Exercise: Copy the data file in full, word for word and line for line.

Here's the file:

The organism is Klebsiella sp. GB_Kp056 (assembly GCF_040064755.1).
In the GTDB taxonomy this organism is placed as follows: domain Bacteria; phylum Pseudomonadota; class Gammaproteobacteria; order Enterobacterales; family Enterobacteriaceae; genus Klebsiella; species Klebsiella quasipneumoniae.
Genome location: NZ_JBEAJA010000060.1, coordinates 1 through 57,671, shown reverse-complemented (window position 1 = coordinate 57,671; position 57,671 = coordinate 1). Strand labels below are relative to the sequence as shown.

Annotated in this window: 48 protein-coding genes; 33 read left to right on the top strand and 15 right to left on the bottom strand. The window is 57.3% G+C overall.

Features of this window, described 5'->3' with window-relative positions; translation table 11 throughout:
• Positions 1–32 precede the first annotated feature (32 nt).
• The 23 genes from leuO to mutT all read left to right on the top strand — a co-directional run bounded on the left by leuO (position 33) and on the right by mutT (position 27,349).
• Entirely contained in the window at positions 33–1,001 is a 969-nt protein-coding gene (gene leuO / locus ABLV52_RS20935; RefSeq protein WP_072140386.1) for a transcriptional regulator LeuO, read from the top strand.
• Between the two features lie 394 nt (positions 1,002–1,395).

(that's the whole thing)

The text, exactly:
The organism is Klebsiella sp. GB_Kp056 (assembly GCF_040064755.1).
In the GTDB taxonomy this organism is placed as follows: domain Bacteria; phylum Pseudomonadota; class Gammaproteobacteria; order Enterobacterales; family Enterobacteriaceae; genus Klebsiella; species Klebsiella quasipneumoniae.
Genome location: NZ_JBEAJA010000060.1, coordinates 1 through 57,671, shown reverse-complemented (window position 1 = coordinate 57,671; position 57,671 = coordinate 1). Strand labels below are relative to the sequence as shown.

Annotated in this window: 48 protein-coding genes; 33 read left to right on the top strand and 15 right to left on the bottom strand. The window is 57.3% G+C overall.

Features of this window, described 5'->3' with window-relative positions; translation table 11 throughout:
• Positions 1–32 precede the first annotated feature (32 nt).
• The 23 genes from leuO to mutT all read left to right on the top strand — a co-directional run bounded on the left by leuO (position 33) and on the right by mutT (position 27,349).
• Entirely contained in the window at positions 33–1,001 is a 969-nt protein-coding gene (gene leuO / locus ABLV52_RS20935; RefSeq protein WP_072140386.1) for a transcriptional regulator LeuO, read from the top strand.
• Between the two features lie 394 nt (positions 1,002–1,395).